The monkey on my back

A student recounts her struggles balancing college with work

Illustration: Jenny Corcoran


In the last six months alone, I have walked out of the hotel where I work as a waitress on two separate occasions for what I thought was the very last time. And each time, like a classic scene in a horror film, I have found myself back there only a few months later, as if the door to leave leads me back inside again. Though some may attribute this to the allure of polishing cutlery, the fact is, ever since I finally managed to secure my first job, I have felt obligated as a student to maintain some form of independent income.

Until I got this job after my first year in Trinity, my understanding of the intricacies of balancing student life with a job was mostly based upon what I observed of my friends. In the twilight years of secondary school, and then at the start of college, I watched as they sacrificed weekends to pay for non-parent-funded shenanigans and the crushing weight of Dublin’s rental market. Despite the difficulties of a part-time job, I naively thought that when I myself found a job, the result would be far more like the romanticised life of a college student as portrayed in overly idealistic (and usually American) films. Surely I too would balance the responsibilities of working and studying with ease, gliding through college like the hard-working, highly motivated person I ought to be.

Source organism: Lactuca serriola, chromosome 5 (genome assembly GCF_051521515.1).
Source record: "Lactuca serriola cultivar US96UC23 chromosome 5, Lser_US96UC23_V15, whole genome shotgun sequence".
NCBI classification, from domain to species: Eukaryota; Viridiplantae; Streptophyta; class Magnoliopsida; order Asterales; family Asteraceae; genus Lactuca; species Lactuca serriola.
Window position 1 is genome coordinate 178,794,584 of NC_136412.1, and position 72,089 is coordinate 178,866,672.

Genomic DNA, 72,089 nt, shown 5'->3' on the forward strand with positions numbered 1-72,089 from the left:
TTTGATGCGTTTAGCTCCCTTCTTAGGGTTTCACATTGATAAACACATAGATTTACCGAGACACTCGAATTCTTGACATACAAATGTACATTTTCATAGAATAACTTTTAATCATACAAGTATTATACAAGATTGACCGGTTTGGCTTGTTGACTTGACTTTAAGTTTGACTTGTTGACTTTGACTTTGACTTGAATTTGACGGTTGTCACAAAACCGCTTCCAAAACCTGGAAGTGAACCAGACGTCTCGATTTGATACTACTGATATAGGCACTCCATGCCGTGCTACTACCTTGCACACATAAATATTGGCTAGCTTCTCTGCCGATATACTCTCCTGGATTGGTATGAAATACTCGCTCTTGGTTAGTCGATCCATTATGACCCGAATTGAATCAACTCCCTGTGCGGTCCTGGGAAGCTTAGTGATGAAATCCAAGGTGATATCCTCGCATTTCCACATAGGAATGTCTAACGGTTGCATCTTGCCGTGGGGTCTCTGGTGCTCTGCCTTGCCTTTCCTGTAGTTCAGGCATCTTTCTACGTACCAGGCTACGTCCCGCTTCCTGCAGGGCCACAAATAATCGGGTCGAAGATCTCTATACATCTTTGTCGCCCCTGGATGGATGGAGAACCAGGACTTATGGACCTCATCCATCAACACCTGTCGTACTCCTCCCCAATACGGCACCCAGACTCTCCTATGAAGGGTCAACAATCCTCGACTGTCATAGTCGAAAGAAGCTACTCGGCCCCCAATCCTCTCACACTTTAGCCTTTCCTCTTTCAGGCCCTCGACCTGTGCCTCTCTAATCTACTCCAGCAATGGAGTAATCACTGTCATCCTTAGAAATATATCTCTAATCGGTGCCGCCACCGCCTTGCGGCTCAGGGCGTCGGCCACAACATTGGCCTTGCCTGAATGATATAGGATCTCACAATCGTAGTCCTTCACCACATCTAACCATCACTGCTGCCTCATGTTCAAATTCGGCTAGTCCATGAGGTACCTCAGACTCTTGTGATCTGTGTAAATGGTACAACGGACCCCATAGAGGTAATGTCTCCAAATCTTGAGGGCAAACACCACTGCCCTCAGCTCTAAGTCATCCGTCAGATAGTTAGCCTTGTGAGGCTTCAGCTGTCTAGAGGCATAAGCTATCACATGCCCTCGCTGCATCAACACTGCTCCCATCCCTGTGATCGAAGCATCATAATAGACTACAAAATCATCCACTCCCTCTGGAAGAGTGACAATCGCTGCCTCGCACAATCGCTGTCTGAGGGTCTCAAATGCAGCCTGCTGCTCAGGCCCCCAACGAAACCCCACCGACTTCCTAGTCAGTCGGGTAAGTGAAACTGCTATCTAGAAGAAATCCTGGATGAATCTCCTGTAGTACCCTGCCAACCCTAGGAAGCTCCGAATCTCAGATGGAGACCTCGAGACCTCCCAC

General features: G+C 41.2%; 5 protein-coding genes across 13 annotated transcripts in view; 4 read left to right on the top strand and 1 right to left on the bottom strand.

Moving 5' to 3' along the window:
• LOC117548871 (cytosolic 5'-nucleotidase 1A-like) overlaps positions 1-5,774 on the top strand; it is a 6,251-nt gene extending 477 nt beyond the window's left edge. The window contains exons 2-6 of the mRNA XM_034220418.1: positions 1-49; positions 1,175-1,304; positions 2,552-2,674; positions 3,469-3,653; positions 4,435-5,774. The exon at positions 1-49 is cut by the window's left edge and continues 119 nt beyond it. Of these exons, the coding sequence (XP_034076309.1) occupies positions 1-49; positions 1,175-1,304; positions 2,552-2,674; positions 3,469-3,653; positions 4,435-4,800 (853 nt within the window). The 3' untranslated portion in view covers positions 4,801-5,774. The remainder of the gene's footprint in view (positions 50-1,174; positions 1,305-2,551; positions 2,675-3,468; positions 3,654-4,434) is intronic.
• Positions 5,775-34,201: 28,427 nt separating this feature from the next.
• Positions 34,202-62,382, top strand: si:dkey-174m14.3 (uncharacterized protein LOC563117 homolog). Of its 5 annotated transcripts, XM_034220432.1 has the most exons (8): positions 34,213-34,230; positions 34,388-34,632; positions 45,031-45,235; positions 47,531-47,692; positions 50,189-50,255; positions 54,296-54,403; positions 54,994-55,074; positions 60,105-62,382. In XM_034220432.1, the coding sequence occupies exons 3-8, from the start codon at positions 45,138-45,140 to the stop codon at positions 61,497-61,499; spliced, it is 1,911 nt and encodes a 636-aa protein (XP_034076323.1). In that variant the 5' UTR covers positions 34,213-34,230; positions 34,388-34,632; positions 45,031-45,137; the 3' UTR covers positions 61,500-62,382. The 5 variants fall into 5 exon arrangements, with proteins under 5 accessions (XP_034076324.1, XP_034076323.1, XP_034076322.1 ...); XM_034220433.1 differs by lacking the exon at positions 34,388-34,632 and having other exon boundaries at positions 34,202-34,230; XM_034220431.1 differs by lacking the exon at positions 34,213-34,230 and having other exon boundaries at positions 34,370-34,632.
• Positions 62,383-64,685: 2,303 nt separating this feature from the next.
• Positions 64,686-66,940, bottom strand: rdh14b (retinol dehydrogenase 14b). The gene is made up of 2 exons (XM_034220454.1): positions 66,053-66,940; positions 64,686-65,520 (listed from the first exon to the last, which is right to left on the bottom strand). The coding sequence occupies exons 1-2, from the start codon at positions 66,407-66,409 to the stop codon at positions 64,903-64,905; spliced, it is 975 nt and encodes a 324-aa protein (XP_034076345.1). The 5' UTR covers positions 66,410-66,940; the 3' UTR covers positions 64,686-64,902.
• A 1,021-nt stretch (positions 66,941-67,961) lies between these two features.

“As it turns out, I am not a fictional character with a seemingly nonexistent stress threshold, churning out high-quality coursework as I propel myself into the working world with grace.”

As it turns out, I am not a fictional character with a seemingly nonexistent stress threshold, churning out high-quality coursework as I propel myself into the working world with grace. It was mostly with both misguided ideals and a burst of determination that I insisted upon working after the summer holidays came to an end, travelling home at the weekends to do so. I don’t usually go home too often, but sourcing a job in Dublin was a more daunting affair than the two-hour bus journey to Kilkenny. I assumed the trip to and fro would be an ideal opportunity to catch up on coursework. In reality, I would usually convince myself that I could get more work done later if I spent the journey resting instead.